Held at: Haverford College Quaker & Special Collections [Contact Us]370 Lancaster Ave, Haverford, PA 19041
This is a finding aid. It is a description of archival material held at the Haverford College Quaker & Special Collections. Unless otherwise noted, the materials described below are physically available in their reading room, and not digitally available through the web.
Overview and metadata sections
The Walking Purchase (August 25, 1737) was a land swindle perpetrated by Pennsylvania authorities on the Lenape or Delaware Nation. The Lenape had been friendly to William Penn when he founded the colony in the previous century. Colonial authorities claimed to have found a lost treaty, dated 1686, ceding a tract of land between the fork of the Delaware and Lehigh rivers that extended as far as a man could walk in one and a half days— about 40 miles. William Penn's son, Thomas Penn (1702–1775), who was proprietor of Pennsylvania in 1737, hired the three fastest walkers in the colony and offered a large prize to the one who could cover the most land. The winner, running on a carefully cleared path, crossed more than twice the land the Lenape had anticipated, causing them to lose about 1,200 square miles (3,100 square kilometers) of their land. At Thomas Penn's request, members of the Iroquois Confederacy helped enforce this fraud. In reaction to this and other frauds, the Delaware joined the French during the Seven Years' War (1756–1763). In 1758, the northern half of the purchase was relinquished to the Iroquois Confederacy; the Lenape received £400 in compensation for it four years later.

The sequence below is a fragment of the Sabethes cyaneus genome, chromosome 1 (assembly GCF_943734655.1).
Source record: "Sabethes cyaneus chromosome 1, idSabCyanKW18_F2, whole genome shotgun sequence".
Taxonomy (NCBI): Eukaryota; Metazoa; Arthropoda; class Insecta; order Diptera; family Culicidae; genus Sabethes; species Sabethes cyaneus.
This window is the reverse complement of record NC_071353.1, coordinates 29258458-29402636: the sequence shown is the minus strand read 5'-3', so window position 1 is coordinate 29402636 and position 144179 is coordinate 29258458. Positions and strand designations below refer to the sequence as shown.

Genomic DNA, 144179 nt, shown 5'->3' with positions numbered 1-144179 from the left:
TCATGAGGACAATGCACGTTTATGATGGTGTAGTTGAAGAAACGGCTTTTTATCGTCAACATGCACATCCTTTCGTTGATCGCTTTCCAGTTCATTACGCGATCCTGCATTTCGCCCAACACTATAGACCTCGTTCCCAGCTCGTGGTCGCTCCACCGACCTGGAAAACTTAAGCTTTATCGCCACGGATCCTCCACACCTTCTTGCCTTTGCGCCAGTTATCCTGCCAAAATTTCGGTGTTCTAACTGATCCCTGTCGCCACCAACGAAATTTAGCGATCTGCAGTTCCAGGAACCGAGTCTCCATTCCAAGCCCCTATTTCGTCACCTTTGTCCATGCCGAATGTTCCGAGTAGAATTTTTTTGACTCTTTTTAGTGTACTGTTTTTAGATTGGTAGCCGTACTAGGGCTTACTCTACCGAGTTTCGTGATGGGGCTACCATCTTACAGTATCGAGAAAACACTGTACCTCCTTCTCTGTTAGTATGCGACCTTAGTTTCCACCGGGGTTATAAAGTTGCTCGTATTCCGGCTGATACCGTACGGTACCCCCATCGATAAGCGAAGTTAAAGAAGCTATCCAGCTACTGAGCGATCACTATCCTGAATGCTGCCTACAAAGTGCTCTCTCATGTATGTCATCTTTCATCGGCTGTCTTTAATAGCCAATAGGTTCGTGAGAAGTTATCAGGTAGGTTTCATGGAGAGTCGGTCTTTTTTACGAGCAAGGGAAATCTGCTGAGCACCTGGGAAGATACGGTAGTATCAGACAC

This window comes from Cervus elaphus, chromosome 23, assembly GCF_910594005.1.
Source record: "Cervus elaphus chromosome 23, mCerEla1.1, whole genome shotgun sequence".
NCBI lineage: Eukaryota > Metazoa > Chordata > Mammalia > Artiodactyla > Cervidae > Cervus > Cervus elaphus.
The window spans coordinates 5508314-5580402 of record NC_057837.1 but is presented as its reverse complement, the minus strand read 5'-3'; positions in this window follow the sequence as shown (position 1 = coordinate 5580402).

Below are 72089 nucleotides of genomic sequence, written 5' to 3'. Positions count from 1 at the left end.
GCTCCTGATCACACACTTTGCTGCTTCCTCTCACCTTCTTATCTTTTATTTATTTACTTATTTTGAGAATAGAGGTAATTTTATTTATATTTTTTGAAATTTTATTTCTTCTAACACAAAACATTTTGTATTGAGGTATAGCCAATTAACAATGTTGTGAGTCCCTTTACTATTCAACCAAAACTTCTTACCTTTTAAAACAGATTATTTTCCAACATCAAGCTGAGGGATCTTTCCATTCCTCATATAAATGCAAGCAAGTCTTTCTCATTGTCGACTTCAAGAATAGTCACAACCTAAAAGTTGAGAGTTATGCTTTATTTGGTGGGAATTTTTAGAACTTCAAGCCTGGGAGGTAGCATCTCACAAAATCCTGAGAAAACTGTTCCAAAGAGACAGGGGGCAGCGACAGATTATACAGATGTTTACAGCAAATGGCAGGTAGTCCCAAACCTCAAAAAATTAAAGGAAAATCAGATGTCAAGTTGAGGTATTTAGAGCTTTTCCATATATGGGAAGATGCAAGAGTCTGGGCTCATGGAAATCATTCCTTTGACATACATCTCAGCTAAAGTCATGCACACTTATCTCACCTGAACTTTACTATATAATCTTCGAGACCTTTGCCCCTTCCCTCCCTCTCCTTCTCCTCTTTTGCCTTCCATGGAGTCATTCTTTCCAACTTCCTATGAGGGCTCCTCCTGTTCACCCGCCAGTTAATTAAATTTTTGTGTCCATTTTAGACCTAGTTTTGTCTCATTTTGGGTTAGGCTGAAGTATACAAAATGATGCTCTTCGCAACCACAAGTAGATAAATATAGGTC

Source: Encyclopedia Britannica
This collection consists of a single folder of materials related to the 1737 fraudulent seizure of land in what is now Pennsylvania from the Lenape or Delaware Nation. Included in this collection are accounts submitted by participants Joseph Doan, John Chapman, and Timothy Smith for the trial walk of April 22, 1735, and the September walk; requests for payment of these accounts by the Proprietor of Pennsylvania, Thomas Penn to James Steel, Receiver General of Pennsylvania; and two accounts submitted for payment by Conrad Weiser, an "Indian agent" from New York, for his journey to Wyoming.
The Walking Purchase records were donated to Special Collections, Haverford College in 1975 by the estate of Albert L. Baily, through Mr. and Mrs. Charels Brown of Westtown School.
Processed by Kara Flynn; completed March, 2016.
- Haverford College Quaker & Special Collections
- Finding Aid Author
- Kara Flynn
- Finding Aid Date
- March, 2016
- Access Restrictions
The collection is open for research use.
- Use Restrictions
Standard Federal Copyright Laws Apply (U.S. Title 17).